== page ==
Weaker loonie – The Canadian dollar fell dramatically during Q1 and continued its retreat throughout Q3 and Q4 after a slight summer rebound. The weakness was attributed to falling oil prices, the global slowdown, and expectations of a US central bank rate hike.
Rising home prices – Through November, average prices for single-family homes were up 6.8% nationwide (year-over-year) and on pace to exceed growth of 5.2% in 2013. Rising values were attributed to low borrowing costs and tight supply in major markets.
Employment gains – Canada’s jobless rate fell from 7% in January to 6.6% in December. October unemployment dropped to a 40-year low of 6.5%. Through November, the average monthly gain in 2014 employment reached 241,000, compared with the 194,000 average in 2013. The early Q4 employment gains reflected a shift from growth in resource-based western Canada to growth in Quebec and Ontario.
Increasing consumer debt – Household indebtedness reached a record high in Q3 as Canadians accumulated debt faster than their incomes grew. The ratio of household debt to personal disposable income climbed to 162.60%, up from 161.45% in Q2. Mortgages accounted for the biggest share of the total, followed by consumer credit. Household net worth rose 1.3%, slowing from 2.2% in the previous three-month period as residential real estate outpaced equities.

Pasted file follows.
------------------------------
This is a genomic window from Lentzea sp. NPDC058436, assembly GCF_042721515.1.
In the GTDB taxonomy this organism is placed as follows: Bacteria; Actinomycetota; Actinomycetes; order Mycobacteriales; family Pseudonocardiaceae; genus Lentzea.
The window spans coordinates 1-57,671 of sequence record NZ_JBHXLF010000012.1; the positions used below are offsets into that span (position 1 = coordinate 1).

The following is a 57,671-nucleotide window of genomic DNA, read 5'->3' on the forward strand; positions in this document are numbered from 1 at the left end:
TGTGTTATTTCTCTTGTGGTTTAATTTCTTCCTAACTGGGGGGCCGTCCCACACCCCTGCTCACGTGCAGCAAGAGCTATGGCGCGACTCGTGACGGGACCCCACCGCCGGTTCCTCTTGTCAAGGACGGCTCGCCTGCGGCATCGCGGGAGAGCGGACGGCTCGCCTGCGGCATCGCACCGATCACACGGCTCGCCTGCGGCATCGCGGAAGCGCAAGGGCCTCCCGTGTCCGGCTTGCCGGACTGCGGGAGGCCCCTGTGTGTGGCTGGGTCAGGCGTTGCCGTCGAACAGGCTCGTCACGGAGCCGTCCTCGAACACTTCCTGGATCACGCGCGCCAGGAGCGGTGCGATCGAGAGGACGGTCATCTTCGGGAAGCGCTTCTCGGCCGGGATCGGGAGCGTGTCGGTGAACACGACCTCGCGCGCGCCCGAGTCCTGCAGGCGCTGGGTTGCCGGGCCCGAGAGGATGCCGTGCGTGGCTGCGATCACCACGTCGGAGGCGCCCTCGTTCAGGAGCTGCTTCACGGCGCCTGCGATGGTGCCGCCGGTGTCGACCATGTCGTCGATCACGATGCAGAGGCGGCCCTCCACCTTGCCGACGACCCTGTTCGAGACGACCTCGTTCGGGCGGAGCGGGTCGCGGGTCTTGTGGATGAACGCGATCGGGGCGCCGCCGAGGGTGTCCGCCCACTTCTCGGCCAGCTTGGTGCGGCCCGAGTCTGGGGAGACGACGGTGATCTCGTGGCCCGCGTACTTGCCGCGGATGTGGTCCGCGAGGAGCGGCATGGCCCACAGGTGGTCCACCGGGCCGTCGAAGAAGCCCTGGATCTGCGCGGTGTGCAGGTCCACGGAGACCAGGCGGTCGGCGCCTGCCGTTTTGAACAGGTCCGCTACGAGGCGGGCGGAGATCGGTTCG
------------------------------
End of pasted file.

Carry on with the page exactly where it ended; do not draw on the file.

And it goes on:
Manufacturing improvement – Business conditions at Canadian manufacturing firms improved during the second half of 2014. Despite falling to a three-month low of 53.9 in December, the RBC Canadian Manufacturing Purchasing Managers’ Index (PMI) averaged 54.8 in Q4—the best since Q3 2011 (A reading over 50 indicates general economic expansion).